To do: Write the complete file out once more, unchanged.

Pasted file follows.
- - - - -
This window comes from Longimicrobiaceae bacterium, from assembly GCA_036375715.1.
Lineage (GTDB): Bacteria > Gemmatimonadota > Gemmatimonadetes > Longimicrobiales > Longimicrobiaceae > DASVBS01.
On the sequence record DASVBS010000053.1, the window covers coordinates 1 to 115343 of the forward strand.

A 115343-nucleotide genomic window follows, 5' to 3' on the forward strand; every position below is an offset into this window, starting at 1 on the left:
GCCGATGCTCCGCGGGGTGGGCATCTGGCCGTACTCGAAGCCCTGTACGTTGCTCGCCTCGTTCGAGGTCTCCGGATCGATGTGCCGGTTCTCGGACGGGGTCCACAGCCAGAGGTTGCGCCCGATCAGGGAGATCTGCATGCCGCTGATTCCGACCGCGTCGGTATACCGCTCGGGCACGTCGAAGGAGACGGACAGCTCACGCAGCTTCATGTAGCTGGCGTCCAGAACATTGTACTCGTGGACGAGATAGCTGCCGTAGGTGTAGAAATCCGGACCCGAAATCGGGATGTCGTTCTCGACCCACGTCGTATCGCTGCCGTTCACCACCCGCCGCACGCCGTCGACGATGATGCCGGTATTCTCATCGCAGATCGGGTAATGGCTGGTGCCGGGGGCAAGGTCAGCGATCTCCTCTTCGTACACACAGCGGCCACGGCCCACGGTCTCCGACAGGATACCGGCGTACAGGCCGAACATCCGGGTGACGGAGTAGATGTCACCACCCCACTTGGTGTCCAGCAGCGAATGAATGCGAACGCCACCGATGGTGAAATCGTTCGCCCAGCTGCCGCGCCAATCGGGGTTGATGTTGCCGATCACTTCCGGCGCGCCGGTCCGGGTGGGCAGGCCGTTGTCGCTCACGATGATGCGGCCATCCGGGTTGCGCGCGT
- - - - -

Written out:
This window comes from Longimicrobiaceae bacterium, from assembly GCA_036375715.1.
Lineage (GTDB): Bacteria > Gemmatimonadota > Gemmatimonadetes > Longimicrobiales > Longimicrobiaceae > DASVBS01.
On the sequence record DASVBS010000053.1, the window covers coordinates 1 to 115343 of the forward strand.

A 115343-nucleotide genomic window follows, 5' to 3' on the forward strand; every position below is an offset into this window, starting at 1 on the left:
GCCGATGCTCCGCGGGGTGGGCATCTGGCCGTACTCGAAGCCCTGTACGTTGCTCGCCTCGTTCGAGGTCTCCGGATCGATGTGCCGGTTCTCGGACGGGGTCCACAGCCAGAGGTTGCGCCCGATCAGGGAGATCTGCATGCCGCTGATTCCGACCGCGTCGGTATACCGCTCGGGCACGTCGAAGGAGACGGACAGCTCACGCAGCTTCATGTAGCTGGCGTCCAGAACATTGTACTCGTGGACGAGATAGCTGCCGTAGGTGTAGAAATCCGGACCCGAAATCGGGATGTCGTTCTCGACCCACGTCGTATCGCTGCCGTTCACCACCCGCCGCACGCCGTCGACGATGATGCCGGTATTCTCATCGCAGATCGGGTAATGGCTGGTGCCGGGGGCAAGGTCAGCGATCTCCTCTTCGTACACACAGCGGCCACGGCCCACGGTCTCCGACAGGATACCGGCGTACAGGCCGAACATCCGGGTGACGGAGTAGATGTCACCACCCCACTTGGTGTCCAGCAGCGAATGAATGCGAACGCCACCGATGGTGAAATCGTTCGCCCAGCTGCCGCGCCAATCGGGGTTGATGTTGCCGATCACTTCCGGCGCGCCGGTCCGGGTGGGCAGGCCGTTGTCGCTCACGATGATGCGGCCATCCGGGTTGCGCGCGT